As cultures age, Spengler observed, they inevitably decline into “civilizations,” which means that the mechanical operation of their institutions come to replace the idealistic zeal that fueled their collective endeavors in the first place. Altruism gives way to the imperatives of practical life, and over time everyday existence becomes less and less of a heroic adventure and more and more of an “irreligious” routine. This “decline” can go on for hundreds and hundreds of years. In fact, according to Spengler, most civilizations spend the greater part of their lifespans “in decline.”
And yet, Spengler also noted that a “second religiosity” often emerges in the twilight of waning civilizations when the old symbols take on a new meaning and renewed vitality. These cultural revivals are normally short-lived, but during them a more inclusive interpretation of the founding tradition takes place that serves as a preview of the next great world civilization waiting in the wings of human history. A good example of this can be seen during the Axial Age when the Buddha refurbished what had become a rigid Hindu religious system into a method for universal Enlightenment and when Elijah united the twelve tribes of Israel around a more inclusive, visionary interpretation of the Mosaic Covenant.
The Beats came of age just as the United States – in order to win a world war against its fascist enemies – had reorganized itself into a security state. The ensuing Korean War only increased this move away from democratic values, and as a result, the Beats found themselves, like every American coming of age in the late forties and early fifties, caught between a new mass mediated consumer society and their own aspirations for a life of personal freedom and self-expression. As Norman Mailer put it in The White Negro, post-war America was rapidly dividing itself “between the hip and the square,” between the status-seeking “Mad Men” in their grey flannel suits and Allen Ginsberg’s Angel headed hipsters seeking “the ancient heavenly connection to the starry dynamo in the machinery of night.”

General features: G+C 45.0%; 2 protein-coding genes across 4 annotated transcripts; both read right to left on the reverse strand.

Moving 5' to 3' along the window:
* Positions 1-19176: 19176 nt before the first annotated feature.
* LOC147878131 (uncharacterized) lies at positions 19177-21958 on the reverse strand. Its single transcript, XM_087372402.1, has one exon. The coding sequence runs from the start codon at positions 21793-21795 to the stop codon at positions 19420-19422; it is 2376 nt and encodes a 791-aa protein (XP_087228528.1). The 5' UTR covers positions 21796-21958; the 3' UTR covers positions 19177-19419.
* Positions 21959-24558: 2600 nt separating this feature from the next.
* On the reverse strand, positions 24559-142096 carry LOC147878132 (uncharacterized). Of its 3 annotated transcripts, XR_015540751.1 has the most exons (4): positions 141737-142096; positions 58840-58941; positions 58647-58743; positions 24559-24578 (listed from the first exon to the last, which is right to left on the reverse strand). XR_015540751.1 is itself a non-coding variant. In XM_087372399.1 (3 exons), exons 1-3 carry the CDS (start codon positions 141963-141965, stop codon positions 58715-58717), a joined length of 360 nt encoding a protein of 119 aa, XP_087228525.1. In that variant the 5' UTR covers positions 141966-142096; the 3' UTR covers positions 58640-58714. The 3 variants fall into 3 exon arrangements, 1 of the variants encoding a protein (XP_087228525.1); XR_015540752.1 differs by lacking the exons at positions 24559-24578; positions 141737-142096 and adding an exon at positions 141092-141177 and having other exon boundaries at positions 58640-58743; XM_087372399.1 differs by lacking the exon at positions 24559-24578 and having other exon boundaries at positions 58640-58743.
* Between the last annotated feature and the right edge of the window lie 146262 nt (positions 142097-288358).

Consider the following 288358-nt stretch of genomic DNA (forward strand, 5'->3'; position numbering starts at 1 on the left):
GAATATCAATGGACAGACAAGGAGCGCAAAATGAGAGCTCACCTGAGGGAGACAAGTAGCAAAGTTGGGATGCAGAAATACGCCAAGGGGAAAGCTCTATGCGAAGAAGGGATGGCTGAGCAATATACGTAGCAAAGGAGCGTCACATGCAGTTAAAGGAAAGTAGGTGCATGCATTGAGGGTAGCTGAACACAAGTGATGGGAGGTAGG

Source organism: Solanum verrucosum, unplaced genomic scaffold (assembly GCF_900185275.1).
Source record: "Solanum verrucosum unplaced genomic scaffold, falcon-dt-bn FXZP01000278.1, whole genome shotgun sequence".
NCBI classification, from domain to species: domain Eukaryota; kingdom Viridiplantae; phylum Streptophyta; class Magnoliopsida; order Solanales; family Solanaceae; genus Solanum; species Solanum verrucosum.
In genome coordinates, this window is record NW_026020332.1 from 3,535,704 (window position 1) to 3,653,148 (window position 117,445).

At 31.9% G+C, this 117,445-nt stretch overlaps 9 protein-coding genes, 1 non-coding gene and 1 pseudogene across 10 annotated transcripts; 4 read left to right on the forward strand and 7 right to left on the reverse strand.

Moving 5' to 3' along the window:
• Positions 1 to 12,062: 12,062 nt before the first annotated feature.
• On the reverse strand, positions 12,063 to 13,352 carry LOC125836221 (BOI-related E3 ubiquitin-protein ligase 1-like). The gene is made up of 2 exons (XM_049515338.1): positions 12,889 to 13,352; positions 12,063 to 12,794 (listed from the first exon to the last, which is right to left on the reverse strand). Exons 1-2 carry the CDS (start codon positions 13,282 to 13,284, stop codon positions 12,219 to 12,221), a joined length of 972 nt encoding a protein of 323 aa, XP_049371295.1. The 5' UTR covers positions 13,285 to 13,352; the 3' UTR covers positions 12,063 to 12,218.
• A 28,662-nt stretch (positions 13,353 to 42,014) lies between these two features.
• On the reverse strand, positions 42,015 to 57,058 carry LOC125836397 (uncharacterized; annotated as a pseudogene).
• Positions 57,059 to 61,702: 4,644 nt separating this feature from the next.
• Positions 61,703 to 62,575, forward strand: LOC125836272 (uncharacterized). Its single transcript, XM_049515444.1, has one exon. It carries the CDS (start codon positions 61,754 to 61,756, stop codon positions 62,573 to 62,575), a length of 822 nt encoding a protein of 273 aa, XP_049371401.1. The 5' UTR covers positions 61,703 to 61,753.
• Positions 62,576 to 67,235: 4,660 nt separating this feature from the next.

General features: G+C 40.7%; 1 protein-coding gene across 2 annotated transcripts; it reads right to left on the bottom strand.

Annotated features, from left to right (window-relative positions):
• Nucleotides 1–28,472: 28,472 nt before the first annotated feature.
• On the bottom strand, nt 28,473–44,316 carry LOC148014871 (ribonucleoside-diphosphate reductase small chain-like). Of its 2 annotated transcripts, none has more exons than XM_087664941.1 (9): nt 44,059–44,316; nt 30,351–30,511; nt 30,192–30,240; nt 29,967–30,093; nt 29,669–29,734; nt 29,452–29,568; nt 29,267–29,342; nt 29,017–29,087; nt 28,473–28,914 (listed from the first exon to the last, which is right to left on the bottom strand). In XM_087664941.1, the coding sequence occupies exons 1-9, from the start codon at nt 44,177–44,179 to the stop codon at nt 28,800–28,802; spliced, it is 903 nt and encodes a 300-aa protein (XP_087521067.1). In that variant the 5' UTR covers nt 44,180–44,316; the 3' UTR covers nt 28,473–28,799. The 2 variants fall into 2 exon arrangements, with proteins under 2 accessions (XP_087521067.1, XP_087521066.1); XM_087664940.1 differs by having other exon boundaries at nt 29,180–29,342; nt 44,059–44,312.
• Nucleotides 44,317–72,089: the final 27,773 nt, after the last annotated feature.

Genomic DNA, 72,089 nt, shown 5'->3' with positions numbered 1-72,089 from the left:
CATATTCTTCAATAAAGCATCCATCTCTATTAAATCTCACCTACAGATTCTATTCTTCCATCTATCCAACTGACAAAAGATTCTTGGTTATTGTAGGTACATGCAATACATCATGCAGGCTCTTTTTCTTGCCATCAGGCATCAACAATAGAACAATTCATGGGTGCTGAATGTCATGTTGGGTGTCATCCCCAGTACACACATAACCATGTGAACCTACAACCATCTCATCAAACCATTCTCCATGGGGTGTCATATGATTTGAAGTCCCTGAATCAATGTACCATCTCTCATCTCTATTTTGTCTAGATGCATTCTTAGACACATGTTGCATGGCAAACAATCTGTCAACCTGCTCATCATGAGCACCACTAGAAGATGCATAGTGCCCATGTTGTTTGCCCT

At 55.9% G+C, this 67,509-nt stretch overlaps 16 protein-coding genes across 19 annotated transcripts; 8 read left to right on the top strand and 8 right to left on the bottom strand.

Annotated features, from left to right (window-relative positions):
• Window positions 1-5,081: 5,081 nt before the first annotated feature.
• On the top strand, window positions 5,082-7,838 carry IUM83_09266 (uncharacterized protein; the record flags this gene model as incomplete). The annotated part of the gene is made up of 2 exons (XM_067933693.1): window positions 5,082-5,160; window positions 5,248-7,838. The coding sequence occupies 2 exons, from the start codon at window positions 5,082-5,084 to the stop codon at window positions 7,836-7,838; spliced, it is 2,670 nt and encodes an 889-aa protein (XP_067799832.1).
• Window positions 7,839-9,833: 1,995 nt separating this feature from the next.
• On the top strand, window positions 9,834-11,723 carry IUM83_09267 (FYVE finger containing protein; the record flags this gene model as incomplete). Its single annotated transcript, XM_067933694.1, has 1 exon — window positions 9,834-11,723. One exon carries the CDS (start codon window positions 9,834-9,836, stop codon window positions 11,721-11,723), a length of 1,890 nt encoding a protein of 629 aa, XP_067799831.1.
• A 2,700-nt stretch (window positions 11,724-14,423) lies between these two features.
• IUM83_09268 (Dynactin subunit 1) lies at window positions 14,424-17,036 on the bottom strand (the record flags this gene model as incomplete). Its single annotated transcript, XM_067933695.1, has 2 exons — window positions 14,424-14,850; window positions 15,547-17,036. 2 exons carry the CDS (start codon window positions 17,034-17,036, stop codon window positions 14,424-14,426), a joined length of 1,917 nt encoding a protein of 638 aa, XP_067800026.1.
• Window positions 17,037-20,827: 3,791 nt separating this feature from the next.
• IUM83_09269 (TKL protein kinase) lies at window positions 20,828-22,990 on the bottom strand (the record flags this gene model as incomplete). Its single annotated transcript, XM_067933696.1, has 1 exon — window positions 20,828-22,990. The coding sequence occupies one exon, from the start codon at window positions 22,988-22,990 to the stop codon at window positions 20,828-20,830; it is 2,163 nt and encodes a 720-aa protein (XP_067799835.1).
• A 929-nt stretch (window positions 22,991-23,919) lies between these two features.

Spengler called these idealistic culture-bearers living on the margins of civilization “The Fellaheen.” Originally a derogatory term used to describe displaced Egyptians living within the Roman Empire, the fellaheen represented a more inclusive interpretation of the prevailing cultural myths, images, and memes than the conventions of the prevailing civilization allowed. And although Spengler himself was an arch-conservative who saw the fellaheen as essentially powerless retrogrades doomed to fail, the Beats admired their sincerity and the deep piety that “filled their waking-consciousness with the naive belief that there [was] some sort of mystic constitution to reality.”